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Invasive Shrub Linked To Rising Rates Of Ticks, Lyme Disease In Connecticut

Japanese barberry, an invasive plant in Connecticut, is a shrub found in home gardens and commercial landscapes. It is a hotbed for ticks. Photo Credit: Dr. Jeffrey Ward/Connecticut Agricultural Experiment Station
The black-legged tick, more commonly known as the deer tick, transfers Lyme disease to people through bites. Photo Credit: File

If you have Japanese barberry bushes planted in your yard, it may be time to rethink your landscaping.

The shrub, which is considered an invasive plant in Connecticut, is being blamed for a rise in the tick population in the state, which in turn is causing an increase in cases of Lyme disease here.

That's according to a recent report from the Connecticut Agricultural Experiment Station, which linked the increased abundance of infected deer ticks to the shrub. The report, in the most recent issue of Environmental Entomology, uses a decade's worth of data.

And the report comes as state scientists say the rate of Lyme disease infection in ticks tested so far this year is up by 40 percent compared with 2016.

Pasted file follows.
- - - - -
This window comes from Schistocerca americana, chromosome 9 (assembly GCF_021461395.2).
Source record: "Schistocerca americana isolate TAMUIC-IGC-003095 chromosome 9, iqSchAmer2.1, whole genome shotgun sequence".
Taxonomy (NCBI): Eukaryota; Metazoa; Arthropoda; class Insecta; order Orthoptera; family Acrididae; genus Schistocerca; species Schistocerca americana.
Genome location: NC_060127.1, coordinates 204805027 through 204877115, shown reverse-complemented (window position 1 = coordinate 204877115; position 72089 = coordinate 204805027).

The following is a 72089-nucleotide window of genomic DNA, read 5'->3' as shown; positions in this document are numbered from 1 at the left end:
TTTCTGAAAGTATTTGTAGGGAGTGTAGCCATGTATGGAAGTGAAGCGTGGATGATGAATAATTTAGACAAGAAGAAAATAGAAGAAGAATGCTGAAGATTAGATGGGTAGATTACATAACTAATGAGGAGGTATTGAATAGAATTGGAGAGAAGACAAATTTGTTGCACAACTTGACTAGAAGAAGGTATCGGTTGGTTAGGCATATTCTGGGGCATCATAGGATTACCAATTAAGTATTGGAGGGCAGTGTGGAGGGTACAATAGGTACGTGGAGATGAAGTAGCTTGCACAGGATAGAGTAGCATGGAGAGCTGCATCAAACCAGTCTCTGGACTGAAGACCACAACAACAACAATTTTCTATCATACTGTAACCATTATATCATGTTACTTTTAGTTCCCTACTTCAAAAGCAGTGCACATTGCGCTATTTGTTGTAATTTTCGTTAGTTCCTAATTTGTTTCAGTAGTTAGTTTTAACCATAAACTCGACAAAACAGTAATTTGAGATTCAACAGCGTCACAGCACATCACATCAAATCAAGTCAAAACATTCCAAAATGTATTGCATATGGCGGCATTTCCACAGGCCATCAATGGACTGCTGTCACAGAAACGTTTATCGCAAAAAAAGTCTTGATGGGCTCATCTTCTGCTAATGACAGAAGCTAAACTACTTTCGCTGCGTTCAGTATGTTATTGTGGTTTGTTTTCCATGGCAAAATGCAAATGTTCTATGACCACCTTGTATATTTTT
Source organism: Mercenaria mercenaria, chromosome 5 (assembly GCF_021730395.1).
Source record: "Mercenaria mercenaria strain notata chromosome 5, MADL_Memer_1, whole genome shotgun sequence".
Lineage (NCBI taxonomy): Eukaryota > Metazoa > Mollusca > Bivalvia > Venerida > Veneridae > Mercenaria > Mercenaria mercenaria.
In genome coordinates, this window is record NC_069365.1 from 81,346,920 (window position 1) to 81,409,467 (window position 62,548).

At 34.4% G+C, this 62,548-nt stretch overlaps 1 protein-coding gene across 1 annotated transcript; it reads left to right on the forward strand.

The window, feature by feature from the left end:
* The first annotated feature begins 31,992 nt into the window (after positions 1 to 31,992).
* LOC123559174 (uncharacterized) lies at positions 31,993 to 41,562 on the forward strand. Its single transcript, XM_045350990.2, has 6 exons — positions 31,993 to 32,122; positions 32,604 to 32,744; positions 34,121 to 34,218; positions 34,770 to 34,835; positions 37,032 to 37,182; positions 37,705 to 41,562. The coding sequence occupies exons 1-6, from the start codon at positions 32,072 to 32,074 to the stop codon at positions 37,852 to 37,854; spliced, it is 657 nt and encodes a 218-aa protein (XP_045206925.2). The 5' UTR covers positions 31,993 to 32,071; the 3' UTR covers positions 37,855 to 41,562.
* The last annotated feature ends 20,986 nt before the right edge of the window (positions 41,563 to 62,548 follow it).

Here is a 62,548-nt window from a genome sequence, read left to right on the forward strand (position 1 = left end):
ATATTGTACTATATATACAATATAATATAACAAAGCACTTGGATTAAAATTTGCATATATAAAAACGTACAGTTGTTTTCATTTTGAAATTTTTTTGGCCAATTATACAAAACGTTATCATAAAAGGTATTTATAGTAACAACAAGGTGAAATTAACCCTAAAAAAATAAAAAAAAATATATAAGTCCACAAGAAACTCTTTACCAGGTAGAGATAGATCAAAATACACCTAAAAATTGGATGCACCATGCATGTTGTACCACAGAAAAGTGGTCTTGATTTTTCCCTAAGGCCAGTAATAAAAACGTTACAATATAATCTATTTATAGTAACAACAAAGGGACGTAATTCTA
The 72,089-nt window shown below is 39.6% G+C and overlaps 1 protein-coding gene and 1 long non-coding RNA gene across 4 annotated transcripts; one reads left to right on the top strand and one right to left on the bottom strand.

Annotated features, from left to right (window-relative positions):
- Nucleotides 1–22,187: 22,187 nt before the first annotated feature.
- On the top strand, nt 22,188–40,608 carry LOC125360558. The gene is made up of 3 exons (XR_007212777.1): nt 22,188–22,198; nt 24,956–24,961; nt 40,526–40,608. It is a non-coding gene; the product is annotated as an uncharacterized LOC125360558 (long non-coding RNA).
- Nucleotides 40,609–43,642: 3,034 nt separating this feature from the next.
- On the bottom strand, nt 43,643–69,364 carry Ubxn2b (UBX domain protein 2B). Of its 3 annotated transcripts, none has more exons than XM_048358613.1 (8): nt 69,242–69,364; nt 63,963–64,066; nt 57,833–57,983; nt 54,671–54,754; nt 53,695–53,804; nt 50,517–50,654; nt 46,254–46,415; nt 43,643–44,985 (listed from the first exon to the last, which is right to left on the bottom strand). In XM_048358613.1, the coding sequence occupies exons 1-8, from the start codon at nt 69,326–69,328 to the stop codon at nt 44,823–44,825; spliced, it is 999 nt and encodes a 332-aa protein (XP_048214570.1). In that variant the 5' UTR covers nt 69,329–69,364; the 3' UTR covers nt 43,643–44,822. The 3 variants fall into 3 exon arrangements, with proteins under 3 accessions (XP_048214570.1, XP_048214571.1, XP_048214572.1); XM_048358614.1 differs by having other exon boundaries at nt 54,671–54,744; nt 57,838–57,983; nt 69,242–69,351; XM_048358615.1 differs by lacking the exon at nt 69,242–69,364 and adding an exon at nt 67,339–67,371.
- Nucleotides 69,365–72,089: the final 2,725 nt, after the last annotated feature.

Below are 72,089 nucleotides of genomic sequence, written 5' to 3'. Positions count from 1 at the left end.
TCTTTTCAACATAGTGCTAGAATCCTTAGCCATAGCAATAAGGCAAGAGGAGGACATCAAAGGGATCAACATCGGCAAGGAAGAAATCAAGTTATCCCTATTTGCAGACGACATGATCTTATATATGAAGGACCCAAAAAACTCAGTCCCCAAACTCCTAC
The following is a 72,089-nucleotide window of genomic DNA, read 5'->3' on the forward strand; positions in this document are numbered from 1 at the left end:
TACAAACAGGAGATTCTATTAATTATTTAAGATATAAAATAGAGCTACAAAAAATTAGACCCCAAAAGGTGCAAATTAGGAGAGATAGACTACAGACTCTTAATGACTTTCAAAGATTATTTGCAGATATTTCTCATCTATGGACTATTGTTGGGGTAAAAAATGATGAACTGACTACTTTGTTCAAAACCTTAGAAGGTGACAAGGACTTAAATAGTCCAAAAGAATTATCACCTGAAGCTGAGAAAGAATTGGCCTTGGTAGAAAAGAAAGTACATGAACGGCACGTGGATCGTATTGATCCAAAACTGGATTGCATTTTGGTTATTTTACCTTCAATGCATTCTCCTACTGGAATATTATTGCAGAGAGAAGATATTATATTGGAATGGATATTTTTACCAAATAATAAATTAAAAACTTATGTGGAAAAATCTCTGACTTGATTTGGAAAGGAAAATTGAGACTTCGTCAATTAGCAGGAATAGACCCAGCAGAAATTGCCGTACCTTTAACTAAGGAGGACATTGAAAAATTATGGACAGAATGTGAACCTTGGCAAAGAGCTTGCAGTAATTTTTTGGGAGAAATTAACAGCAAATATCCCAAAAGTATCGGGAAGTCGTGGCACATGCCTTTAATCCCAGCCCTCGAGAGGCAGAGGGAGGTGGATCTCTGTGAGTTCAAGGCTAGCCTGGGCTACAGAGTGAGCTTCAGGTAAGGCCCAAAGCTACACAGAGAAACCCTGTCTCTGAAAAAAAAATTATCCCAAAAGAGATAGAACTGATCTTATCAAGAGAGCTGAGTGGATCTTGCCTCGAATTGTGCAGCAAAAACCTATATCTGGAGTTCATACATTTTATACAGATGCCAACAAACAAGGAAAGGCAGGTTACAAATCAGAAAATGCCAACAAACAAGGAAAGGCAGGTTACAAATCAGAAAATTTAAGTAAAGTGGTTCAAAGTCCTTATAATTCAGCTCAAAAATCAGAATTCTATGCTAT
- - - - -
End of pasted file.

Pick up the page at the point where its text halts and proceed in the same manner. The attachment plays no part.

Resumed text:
The Japanese barberry bush is sold at nurseries and big box stores in the state, and is commonly used in landscaping. It also grows wild throughout Connecticut's woodlands.

"Its dense thickets prevent native trees and wildflowers from regenerating, and also create humid environment under which ticks thrive," the CAES said in a statement.

The Connecticut researchers also found that "there are significantly higher abundances of ticks infested with the causal agent of Lyme disease in Japanese bayberry-infested forests than in forests without Japanese bayberry."

In conclusion, the researchers said, that means the invasive Japanese bayberry bush is altering the ecosystem and perpetuating the population of deer ticks, which harbor disease agents that can have a negative impact on the health of the Connecticut public.

For information from the CAES on controlling Japanese bayberry plants, click here .

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